But at~leiogth hoe returned t'o his glass mors
ecklassly than over, got into a broil with
low lollows fur which tie was arrested and
with otherscompelled to labor in prison.
There of course he was temperate, but the
deep degadation of his condition prevenited
him from disclosing his real name. At
lenth a visitor looking ut him thought lie
discovered tra'its not common in the prison
anid, havingr;~ocured liberty fromn the
keeper, addressed 'the prisoner, saying
'bir, I jndge frotm your bearing that you
have seen better circumstances thant these
which you are in at present." "Yes, I
have" replied the prisoner, shedding tears.
By persiveriog kindness the visiter was
abltat lendgth,.t' obtain the real name of
the l'allen.i'ang and the story of his degre
dation. Herepaired to a clergyman of the
plae with..the see't:. The -clergymatn
had'-a pa'ishioner from. the church of
which the pison'er said he was a minister.
lie -was inviteit to the-prison. It wvas so;
thoua wiiieloquent pastor, working
amon i ns! N:y. applicattion to the
proper asthorities the prisoner was-released
from confinement, and under the care of
kind 'frienasit is hoped that his great
talents nilijbe employed tn bigh useful
MadriedL ife.-A great proportion of
the vrekehednes,,which so .orien enbiacers.
ni'rioied e j.a sensible writer, has
origiiaehia the negligence of trifles.
Cunnntutfrppiness is a thing nsf too fine
a textiir to hernughly- handled--it is a
delicte fiotte hich imdlteretnce will
chill, soipuiso.bi'ast-it is a sensitive
lan+.hth ill tint oven- bear the touc.h
ftj ass; It imot be wvatered with
sh tAuderiiffection, expande. wiith
the ~ ofttention and guarded by the
Im le barridotshakoaconfidence
-thus matured, it .will bloom with fra
grance in every season of life, abd relieve
even the loneliness of declining years.
From the N. 0. Delta, 3d inst.
LATE AND IMPOLTANT FROM
By the fast steamer Fashion, which ar
rived last evening, we have the following
important intelligence, which comes di
rectly from anl officer in the service,whose
opportunitiCs for getting correct informa
tion are equal to those of any person in
The Fashion left Vera Cruz onl i lie 27th
August, and Tampico on the 29th. The
courier who brought the news of Gen.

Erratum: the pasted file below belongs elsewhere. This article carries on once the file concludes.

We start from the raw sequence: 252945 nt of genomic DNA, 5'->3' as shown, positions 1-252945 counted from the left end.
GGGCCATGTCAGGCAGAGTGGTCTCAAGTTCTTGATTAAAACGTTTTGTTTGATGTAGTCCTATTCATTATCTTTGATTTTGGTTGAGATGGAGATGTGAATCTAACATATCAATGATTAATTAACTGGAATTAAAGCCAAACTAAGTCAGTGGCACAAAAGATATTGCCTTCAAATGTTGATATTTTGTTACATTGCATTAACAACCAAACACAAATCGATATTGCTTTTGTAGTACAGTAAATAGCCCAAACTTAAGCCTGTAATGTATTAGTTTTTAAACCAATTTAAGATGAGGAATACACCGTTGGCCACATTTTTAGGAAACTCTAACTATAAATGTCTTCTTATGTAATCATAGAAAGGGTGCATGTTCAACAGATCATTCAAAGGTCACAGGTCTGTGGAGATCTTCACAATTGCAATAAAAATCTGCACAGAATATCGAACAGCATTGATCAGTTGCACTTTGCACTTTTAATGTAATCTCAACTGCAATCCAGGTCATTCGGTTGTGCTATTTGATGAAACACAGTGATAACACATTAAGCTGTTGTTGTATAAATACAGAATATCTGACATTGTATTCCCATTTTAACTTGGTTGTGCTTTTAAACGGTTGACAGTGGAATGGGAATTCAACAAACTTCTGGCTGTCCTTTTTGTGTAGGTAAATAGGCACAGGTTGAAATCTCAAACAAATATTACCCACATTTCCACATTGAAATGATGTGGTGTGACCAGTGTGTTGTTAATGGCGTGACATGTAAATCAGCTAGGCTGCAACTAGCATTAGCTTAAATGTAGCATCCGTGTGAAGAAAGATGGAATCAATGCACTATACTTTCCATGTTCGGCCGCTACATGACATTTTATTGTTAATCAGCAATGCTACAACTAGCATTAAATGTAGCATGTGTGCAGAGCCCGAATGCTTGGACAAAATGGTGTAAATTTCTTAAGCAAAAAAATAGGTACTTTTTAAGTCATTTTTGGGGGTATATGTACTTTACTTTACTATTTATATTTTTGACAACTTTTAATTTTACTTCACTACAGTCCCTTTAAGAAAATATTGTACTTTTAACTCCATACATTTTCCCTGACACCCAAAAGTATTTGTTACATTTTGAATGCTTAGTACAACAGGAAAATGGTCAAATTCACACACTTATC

Scott's arrival at the Capitol, arrived at
Vera Cruz on the 26th, and the battle
which he reports as having taken place
under the walls of the ctty, occurred on
the 20th of August.
The following extract from the letter of
the officer who communicates the informa.
tion of Gen. Scot o's operations, together
with the letter of our regular correspon
dent, is all that we have relating to this
Extract of a letter from an officer at
Vera Cruz under date of the 25th August,
"Your corresponlents have doubtless
informed you that Gen. Scott reached the
city ot.Mexico on the (I have not the date
at hand.) Worth wtent around behind the
city, and cut off the water. Valencia, with
a large force sallied out of the city, met
Gen. Scott, and fought a little while and
hen vamosed into the city. Santa Anna
then brought out a force and fought some
time, but retreated into the city in great
lisorder-convoked the Congress, and dent
nut for a cessation of hostilities, expressing
himself willing to treat with Mr. Trist.
Hostilities ceased-Scott surrounding the
city. There is no doubt of the c,>rrectness
)f this tnformation. Some think peace
will soon be established, but nobody thinks
to in Vera Cruz. Major Lally was heard
rrom beyond Perote, on his way to Puebla
The.following from our regular Vera
Cruz correspondent, was scribbled off very
hiastily, just as the Fashion was aboatcto
August 27th, 1847.
.Eds. Delta !-Every conceivable vari
.ty of rumor relative 'to tie movements of
he Great Geoiral and his generals, have
tee h afleat several days past, but none
laving. th color of authenticiy7 about
Iem, .Iomitiending them.to yon This
S g ilil p~neveg, arituorfound' its wiy.
battles9,in. both of which the American
arms were sucessful, The first of these
was with Valeacin, who had his share of
bhe amusement with the advance guard;
sld the other was between. the General
himself and Santa Anna. Thu best and
most authentic information I have received,
is that the armies of both Valencia and
Santa Anna have been dispersed; that the.
city is in a state of confusion and panic,
and Congress has been summoned together
Lo take into consideration the propositions
of our Government for negotiation-the
same propositions of Mr. Trist. That
these rumors are better founded than any
that have been received for some time, I
have no doubt, But in a day or two more
when the regular news comes here from
Mexico, we shall have either a confimation
of it, or otherwise.
P. S.-I have just time to inform you
that the prisoners taken from Well's train
(Lieut. Henderson and 13 men,) have
been, according to a Mexican who arrived
here this morning, so-r. He says he saw
Dr. H atrnden,of the Louisiana Battalion,
died thtis mtorning, after a protracted ill
ness.-Hie will he buried this afternoon.
Captaitn White's company is still at Tam
A gentlemrat who came bry theo Fashion
states that Valencia and Santa Anna had
been aketn prisoners. We give this report
for wham it is worth. It is not improbable,
thoughr scarcely credilyle.
Matters and things in Vera Crux-T'he
Guerrilas-bFathier Jarauta, o-c.
VEta CRtUx, Mexico, Aug. 22.
.Eds. Delta:-Since writing nry last, in.
formationi was received here from th'e Na
ti'anal Bridge, which states that the forti
fications there are quickly progressing unt
der, it is supposed, tIre superintence of tire
renowned Guerrilla Chief, Captaitn and
Padre, Jaraut-hetween whom andi his
first lieutenant, I before informed you,
there was a breach. This has been
all made up, however, and this fellowv
now has at various places-Orizaba, Qua
taipec and Tehnutepec-upwairds of 400
guerrillas-TIhe rumor further states that
the attacks on Lally's train, and the rein
frceements sent after hinm, headed by thi.
same JTarauta, who, 'if report does not